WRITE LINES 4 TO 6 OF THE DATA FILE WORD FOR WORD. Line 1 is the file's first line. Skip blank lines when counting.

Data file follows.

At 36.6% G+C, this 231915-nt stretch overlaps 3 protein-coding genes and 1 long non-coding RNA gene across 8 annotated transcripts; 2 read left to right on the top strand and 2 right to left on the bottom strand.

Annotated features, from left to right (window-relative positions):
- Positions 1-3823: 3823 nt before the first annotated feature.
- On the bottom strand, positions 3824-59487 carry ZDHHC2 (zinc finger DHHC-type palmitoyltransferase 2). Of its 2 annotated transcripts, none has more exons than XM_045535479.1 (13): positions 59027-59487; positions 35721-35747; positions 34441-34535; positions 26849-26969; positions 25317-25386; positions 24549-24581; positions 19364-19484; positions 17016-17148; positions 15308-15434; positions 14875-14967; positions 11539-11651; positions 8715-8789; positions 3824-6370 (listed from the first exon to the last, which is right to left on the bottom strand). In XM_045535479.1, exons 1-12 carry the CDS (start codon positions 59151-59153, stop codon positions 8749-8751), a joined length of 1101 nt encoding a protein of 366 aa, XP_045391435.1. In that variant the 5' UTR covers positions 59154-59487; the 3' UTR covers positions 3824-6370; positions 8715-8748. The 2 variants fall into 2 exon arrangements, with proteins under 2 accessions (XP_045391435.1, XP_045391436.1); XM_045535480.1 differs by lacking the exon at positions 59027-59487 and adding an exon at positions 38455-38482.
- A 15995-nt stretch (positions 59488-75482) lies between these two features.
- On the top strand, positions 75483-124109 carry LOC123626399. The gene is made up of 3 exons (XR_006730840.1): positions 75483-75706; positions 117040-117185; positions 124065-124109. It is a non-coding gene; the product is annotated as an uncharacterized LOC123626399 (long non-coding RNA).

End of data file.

- On the bottom strand, positions 3824-59487 carry ZDHHC2 (zinc finger DHHC-type palmitoyltransferase 2). Of its 2 annotated transcripts, none has more exons than XM_045535479.1 (13): positions 59027-59487; positions 35721-35747; positions 34441-34535; positions 26849-26969; positions 25317-25386; positions 24549-24581; positions 19364-19484; positions 17016-17148; positions 15308-15434; positions 14875-14967; positions 11539-11651; positions 8715-8789; positions 3824-6370 (listed from the first exon to the last, which is right to left on the bottom strand). In XM_045535479.1, exons 1-12 carry the CDS (start codon positions 59151-59153, stop codon positions 8749-8751), a joined length of 1101 nt encoding a protein of 366 aa, XP_045391435.1. In that variant the 5' UTR covers positions 59154-59487; the 3' UTR covers positions 3824-6370; positions 8715-8748. The 2 variants fall into 2 exon arrangements, with proteins under 2 accessions (XP_045391435.1, XP_045391436.1); XM_045535480.1 differs by lacking the exon at positions 59027-59487 and adding an exon at positions 38455-38482.
- A 15995-nt stretch (positions 59488-75482) lies between these two features.
- On the top strand, positions 75483-124109 carry LOC123626399. The gene is made up of 3 exons (XR_006730840.1): positions 75483-75706; positions 117040-117185; positions 124065-124109. It is a non-coding gene; the product is annotated as an uncharacterized LOC123626399 (long non-coding RNA).